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Scientists use Lock and Dam 14 to study mystery along the Mississippi

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PLEASANT VALLEY - Researchers are turning a part of Lock and Dam 14 into an outdoor lab on Tuesday, June 13.

That's where they hope to solve some mysteries in the Mississippi River.

Scientists from the U.S. Geological Survey try to unearth clues by using a harmless red dye to lead the way.

"We have instruments that can pick up various small concentrations of this dye as it moves through the waters," said Hydrologist Jon Lageman.

Lageman and his team are using the auxiliary lock as a testing site.  While the red dye isn't really visible to the naked eye, censors in the water record data that might help control an invasive carp population.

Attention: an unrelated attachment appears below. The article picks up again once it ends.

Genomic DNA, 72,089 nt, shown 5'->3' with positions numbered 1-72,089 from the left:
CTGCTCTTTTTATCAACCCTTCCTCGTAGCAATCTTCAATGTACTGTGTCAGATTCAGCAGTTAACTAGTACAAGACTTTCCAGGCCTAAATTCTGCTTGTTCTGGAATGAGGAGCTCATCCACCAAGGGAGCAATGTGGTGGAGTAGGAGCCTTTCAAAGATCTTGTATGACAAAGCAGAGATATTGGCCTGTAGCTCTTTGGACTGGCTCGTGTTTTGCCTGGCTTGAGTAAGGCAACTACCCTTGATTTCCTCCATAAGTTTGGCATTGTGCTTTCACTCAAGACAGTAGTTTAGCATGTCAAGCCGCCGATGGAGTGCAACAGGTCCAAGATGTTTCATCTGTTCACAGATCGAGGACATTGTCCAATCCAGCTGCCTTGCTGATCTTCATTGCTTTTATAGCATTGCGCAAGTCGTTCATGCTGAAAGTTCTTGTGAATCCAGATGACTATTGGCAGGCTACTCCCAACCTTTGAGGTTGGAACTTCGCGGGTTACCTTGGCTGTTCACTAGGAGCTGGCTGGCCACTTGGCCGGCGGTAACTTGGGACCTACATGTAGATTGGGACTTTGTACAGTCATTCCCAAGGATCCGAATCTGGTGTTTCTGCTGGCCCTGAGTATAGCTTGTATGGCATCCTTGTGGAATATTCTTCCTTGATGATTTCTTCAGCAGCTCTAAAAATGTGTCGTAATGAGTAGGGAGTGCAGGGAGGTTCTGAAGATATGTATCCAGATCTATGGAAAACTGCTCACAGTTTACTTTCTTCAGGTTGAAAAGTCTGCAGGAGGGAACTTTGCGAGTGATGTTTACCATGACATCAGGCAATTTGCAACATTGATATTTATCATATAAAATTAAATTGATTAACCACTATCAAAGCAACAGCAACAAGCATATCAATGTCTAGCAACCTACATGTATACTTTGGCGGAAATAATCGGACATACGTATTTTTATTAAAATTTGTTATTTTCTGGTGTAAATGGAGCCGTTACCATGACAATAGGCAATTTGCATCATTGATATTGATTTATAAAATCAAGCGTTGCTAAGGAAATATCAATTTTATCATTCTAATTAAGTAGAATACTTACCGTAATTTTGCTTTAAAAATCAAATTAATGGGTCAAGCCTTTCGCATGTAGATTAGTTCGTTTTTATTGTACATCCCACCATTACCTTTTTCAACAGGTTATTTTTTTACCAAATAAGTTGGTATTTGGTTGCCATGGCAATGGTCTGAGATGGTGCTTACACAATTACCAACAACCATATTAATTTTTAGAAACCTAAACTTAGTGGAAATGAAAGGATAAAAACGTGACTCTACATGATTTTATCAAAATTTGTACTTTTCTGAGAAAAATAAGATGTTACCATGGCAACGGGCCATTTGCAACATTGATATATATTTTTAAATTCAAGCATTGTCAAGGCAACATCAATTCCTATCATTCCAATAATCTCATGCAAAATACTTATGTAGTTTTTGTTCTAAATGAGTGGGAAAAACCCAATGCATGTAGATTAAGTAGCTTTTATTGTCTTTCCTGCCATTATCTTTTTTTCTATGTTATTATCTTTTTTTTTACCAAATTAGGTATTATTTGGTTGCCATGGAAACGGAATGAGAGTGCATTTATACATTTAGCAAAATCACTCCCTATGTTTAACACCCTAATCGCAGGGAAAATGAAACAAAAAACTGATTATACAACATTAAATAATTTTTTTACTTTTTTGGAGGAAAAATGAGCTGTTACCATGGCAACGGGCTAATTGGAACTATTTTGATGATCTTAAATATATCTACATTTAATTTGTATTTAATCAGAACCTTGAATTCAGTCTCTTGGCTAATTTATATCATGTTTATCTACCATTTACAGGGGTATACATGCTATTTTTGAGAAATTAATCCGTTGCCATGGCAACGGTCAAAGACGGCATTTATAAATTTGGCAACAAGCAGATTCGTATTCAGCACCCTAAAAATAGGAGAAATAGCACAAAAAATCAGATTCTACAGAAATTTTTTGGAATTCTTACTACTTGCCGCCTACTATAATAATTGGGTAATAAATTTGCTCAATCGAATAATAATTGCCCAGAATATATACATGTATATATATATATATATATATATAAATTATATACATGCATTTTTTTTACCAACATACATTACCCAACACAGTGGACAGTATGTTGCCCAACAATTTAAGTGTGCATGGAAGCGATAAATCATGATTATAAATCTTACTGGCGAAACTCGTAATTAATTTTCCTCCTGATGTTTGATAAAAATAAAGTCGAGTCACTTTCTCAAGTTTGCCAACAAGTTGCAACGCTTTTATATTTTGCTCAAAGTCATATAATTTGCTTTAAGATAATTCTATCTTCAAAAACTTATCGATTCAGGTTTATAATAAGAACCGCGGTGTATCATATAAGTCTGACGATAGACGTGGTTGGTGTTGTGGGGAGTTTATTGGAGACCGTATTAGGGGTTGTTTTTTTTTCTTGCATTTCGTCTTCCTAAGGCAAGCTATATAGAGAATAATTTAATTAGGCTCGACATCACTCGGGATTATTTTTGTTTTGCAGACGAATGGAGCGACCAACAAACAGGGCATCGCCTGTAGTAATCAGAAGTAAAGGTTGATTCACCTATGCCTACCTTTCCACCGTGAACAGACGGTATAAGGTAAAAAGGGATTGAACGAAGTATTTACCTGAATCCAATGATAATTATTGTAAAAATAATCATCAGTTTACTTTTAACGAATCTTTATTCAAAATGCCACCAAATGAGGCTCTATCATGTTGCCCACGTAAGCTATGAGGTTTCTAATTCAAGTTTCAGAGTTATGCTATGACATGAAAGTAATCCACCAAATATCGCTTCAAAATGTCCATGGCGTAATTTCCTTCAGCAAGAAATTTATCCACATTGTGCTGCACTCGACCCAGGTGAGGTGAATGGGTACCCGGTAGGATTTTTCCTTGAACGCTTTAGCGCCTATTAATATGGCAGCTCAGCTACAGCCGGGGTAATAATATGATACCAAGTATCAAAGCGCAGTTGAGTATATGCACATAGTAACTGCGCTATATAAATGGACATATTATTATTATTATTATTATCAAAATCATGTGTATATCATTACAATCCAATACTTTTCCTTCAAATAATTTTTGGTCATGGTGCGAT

"This is just purely looking at how a tracer moves through the water system," he continued.

Testing could reveal if carbon dioxide could help control Grass Carp in the Mississippi.  It's an invasive fish because it eats plants crucial to other species.

"How that CO2 may potentially travel through the lock," he said.  "How it might be dispersed.  How it might mix within the water."

It's a time-consuming process at water level as they move through each trial along the river.  From high above ground, the view symbolizes preserving the majestic flow along the Mississippi.

"So far, it's too early to tell what we're seeing from the data," Lageman concluded.  "But we've been collecting some good data."

Scientists like Lageman will be studying that data in coming months.  They hope the research will produce some interesting conclusions to protect the Mississippi River for years to come.

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